2. Nancy Oakes Nancy Oakes says:

    First before I say anything else I have to offer a huge thanks to Anna for my copy and for keeping me in Snuggly's book release email loop Simply put this book is beyond excellent I'm still a relative newbie in the world of French fin de siècle and decadent literature and a name that has kept popping up is Léon Bloy So I was over the moon when Anna asked me if I wanted to read this book a collection of 32 short stories which in the words of Brian Stableford in the introduction to this volume reflect Bloy's search for a particular naturalism of his own a naturalism which not in spite of but because of its cruelty and its infusion with religious conviction was markedly different in stripe from the Naturalism of Émile Zola xxiiiLet me just say that if it's realism he was striving for it shows in these tales in so many ways especially in his interest in the marginalized elements of society The Tarantulas' Parlor and Other Unkind Tales is a delightful blend of dark fiction dark humor savage storytelling and often outrageous observations; a majority of these little gems turns on the idea of exposing someone who is not or might not be the person one supposes an idea which is carried throughout the book I will also say that some of these stories are wicked funny subtle laugh out loud worthy and actually bringing forth a belly laugh in one case The Tarantula's Parlor I also appreciate the way Stableford translated these tales there are a few instances where he'll leave a phrase or a word that doesn't fully translate well from its French context into English and in footnotes he explains why Personally I find that a very smart way to handle translation issues that arise and I do wish translators would take the same sort of care in their work And as an added bonus each little tale begins with a dedication from Bloy to someone in his personal orbit and Stableford gives the reader footnotes containing a brief background on the connection between the author and the person to whom the story is dedicated It is a superb collection that serious readers do not want to miss here if anyone's at all interested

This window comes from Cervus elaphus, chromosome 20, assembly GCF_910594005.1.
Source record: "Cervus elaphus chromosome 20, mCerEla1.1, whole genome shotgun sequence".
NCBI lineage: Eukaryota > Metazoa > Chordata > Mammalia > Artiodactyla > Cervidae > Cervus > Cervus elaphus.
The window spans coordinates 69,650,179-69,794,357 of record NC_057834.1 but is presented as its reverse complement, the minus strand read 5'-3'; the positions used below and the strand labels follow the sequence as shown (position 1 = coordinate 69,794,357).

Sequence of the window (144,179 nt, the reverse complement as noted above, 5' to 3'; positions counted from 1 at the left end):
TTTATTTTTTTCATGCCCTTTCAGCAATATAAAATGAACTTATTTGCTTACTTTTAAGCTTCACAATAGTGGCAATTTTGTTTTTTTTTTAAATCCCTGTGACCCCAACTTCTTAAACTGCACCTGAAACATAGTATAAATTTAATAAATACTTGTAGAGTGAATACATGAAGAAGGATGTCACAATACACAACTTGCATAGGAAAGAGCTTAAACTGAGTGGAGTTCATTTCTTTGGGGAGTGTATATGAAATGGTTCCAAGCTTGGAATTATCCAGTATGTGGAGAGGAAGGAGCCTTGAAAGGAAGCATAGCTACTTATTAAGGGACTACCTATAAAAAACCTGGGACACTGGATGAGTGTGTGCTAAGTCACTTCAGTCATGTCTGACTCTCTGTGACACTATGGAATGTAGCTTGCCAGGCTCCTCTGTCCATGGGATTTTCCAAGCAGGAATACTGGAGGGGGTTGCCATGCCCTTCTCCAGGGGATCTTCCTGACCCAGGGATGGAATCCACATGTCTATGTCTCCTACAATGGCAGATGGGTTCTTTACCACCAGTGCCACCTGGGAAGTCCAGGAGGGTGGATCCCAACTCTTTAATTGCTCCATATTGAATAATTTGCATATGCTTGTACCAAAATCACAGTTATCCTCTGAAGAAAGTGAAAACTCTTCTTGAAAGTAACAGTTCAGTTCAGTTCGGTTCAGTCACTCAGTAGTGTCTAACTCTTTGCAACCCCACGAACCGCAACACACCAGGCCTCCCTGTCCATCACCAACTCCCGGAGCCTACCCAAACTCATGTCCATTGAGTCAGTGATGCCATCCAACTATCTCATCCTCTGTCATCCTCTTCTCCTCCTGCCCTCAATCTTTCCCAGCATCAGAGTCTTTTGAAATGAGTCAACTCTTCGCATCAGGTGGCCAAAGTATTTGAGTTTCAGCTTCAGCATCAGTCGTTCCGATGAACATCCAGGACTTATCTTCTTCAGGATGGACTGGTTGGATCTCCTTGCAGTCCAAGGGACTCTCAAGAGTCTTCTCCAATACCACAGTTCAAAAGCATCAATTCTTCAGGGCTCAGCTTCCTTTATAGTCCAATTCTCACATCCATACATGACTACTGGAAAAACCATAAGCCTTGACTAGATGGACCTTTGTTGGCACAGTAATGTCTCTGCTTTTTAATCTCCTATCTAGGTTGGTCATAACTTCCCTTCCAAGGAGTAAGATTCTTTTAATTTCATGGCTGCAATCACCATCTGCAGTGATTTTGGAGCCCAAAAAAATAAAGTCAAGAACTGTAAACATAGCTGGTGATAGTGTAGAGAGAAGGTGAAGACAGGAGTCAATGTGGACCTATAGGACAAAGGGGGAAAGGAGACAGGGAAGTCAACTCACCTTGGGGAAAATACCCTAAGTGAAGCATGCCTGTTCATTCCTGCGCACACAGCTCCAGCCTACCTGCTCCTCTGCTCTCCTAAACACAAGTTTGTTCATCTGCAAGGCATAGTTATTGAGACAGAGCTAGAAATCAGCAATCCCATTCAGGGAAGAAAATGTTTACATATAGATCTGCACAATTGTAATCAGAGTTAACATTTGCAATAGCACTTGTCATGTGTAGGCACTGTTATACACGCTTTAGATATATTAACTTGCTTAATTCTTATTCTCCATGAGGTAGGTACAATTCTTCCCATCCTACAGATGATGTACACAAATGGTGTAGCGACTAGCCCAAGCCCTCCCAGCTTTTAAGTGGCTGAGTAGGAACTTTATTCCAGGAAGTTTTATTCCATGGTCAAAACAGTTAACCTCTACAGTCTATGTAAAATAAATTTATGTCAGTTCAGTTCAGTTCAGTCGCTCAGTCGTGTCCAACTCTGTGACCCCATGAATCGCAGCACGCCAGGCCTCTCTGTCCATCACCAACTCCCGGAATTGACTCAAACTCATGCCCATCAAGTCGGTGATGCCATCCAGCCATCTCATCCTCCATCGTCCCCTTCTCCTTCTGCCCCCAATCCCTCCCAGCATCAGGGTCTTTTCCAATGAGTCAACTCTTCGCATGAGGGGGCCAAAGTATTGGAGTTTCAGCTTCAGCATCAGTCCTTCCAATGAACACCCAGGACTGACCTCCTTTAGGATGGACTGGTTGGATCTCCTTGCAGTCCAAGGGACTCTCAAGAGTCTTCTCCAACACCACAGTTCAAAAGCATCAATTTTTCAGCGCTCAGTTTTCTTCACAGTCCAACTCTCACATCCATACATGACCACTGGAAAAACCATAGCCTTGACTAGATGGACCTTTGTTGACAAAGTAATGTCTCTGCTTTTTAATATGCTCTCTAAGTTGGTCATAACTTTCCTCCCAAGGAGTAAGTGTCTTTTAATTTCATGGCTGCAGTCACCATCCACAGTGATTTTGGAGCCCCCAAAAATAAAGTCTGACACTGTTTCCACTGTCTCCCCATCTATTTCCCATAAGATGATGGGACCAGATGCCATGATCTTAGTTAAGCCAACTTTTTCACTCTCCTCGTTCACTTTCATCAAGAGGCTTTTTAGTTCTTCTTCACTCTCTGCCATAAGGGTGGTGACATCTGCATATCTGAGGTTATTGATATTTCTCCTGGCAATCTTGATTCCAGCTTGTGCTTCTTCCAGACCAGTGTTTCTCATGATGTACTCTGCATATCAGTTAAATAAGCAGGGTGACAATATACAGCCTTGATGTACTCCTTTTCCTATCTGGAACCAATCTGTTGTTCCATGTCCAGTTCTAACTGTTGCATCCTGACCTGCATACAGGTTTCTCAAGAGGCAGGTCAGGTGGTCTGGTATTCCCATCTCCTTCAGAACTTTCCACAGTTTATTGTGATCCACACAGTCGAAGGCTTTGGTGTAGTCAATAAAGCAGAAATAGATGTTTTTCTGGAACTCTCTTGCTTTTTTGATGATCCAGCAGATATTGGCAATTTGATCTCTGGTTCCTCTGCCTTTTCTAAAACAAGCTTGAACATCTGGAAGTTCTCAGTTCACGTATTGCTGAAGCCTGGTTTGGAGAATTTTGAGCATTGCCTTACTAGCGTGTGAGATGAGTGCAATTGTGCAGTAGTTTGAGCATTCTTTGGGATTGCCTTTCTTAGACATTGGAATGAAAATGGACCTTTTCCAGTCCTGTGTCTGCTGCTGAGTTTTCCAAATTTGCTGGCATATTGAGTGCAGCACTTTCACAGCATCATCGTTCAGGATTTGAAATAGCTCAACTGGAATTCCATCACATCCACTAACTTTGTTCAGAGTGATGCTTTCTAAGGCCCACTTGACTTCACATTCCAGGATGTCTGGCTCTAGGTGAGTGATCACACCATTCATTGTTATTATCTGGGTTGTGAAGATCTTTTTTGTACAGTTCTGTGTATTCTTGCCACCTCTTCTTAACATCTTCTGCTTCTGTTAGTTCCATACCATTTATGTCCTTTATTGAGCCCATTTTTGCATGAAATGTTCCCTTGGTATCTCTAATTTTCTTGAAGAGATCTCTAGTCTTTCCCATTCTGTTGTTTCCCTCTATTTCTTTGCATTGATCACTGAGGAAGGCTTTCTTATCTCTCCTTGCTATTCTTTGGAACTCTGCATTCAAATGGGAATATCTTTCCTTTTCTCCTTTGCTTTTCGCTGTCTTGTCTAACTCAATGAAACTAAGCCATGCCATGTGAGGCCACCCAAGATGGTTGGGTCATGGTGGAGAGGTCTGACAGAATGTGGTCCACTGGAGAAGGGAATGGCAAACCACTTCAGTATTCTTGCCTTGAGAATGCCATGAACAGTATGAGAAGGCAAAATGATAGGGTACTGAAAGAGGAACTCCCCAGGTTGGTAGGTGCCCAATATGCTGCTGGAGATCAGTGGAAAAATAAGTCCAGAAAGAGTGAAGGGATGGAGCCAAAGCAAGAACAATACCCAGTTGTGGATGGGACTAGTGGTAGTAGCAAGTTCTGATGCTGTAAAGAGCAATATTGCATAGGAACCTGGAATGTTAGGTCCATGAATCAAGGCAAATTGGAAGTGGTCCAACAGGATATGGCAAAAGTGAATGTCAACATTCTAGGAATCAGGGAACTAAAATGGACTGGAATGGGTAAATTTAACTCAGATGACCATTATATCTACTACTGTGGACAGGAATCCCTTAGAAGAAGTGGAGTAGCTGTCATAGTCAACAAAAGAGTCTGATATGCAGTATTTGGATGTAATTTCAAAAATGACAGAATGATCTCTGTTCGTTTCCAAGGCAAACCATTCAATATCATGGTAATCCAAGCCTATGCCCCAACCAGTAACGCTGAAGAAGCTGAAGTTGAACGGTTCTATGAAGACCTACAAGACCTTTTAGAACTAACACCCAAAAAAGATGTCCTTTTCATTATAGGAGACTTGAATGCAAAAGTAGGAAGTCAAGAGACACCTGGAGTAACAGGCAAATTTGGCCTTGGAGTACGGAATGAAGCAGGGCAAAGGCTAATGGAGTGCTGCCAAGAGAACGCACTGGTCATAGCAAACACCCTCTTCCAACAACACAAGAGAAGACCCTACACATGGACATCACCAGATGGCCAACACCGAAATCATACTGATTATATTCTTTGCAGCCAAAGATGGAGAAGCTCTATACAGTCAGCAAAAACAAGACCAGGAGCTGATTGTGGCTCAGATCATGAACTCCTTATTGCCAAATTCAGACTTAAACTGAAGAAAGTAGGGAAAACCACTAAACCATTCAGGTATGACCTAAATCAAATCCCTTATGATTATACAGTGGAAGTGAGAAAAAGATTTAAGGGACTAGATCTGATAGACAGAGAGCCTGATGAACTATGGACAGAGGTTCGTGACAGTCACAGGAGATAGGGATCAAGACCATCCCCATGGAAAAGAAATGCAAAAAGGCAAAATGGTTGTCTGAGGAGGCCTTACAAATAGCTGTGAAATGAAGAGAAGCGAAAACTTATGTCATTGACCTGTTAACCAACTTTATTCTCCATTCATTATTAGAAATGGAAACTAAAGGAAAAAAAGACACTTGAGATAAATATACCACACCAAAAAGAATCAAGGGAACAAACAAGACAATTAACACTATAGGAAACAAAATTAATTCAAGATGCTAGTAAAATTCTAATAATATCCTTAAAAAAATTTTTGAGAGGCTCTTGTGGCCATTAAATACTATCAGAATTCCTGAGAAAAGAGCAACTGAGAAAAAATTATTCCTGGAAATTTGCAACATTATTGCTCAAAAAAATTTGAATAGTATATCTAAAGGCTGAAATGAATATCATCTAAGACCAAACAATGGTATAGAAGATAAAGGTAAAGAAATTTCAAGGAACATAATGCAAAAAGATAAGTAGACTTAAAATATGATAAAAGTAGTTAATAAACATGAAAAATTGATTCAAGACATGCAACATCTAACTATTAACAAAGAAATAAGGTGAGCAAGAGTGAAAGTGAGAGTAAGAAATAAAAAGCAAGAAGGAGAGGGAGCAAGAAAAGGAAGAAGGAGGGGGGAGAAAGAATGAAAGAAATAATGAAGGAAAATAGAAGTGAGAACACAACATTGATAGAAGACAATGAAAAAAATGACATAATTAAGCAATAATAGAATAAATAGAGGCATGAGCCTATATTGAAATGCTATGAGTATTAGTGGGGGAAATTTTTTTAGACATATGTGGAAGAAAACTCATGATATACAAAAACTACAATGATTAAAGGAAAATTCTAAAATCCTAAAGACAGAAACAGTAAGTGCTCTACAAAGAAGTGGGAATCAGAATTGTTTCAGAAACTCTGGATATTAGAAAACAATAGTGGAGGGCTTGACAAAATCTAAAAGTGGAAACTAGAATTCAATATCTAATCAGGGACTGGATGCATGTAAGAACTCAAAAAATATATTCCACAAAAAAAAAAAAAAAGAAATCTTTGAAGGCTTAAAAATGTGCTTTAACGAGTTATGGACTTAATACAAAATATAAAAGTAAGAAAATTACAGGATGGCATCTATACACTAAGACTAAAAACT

3. MJ Nicholls MJ Nicholls says:

    A smattering of shocking tales from Chuck Palahnuik’s penitent precursor featuring a sublime selection of obscure terms as viewable on the longer review on this page which contains words than this and so renders further content here pointless

  4. James James says:

    This is the first book of Bloy that I've read as it seems not all that many of his books have been translated into English a fate that sadly seems to have befallen many of the writers of the 19th century French Decadence see also the criminally ignored Jean Lorrain and while reading through it I uickly saw why he and JK Huysmans had once upon a time been friends their attraction to the aesthetics of Catholicism notwithstanding both men had a well articulated hatred for the modern world and modernity in general a tendency to pepper their poisonous prose with words of an archaic character to cherry pick a few from this present text opuscule lactescent disoppilated excogitate nugatory and phenicopter that latter example being an archaic word for flamingo and a manner of describing people they found unattractive in the most unflattering light possible a woman in the story The Stroker of Compassion is described as being irritable enough to make dogs abort a wine seller in Monsieur's Past has a broad face that looked like a baboon's hinduarters and in The Awakening of Alan Chartier we get this colorful description of a Symbolist poet named Florimond Duputois I have neglected to mention that Florimond Duputois had a stub nose eyes like soup ladles the mouth of a lepidopteron scaly skin and low slung hinduarters; he was also mortally afraid of cows What with the unsentimental morbidity and ghastly gallows humor on display here many of these stories have somewhat grotesue endings it comes to no surprise to me that Flannery O'Connor was a fan of Bloy's work and in hindsight I can see the DNA of his style and concerns in her own stories After awhile these stories start to blur however and really it's hard to care all that much about the cruel fates endured by the stereotypical human piñatas who populate these stories hence why I docked it one star still worth reading just for Bloy's bleak sense of humor And seeing as how none of these stories go on for all that long the longest is 8 pages but most of them barely hit the 5 6 page mark this slim volume doesn't overstay its welcome Recommended for fanatics of the fin de siècle

  5. Karl Karl says:

    Hardcover limited edition of 60 copies of which 55 will be made available to the public

  6. Seregil of Rhiminee Seregil of Rhiminee says: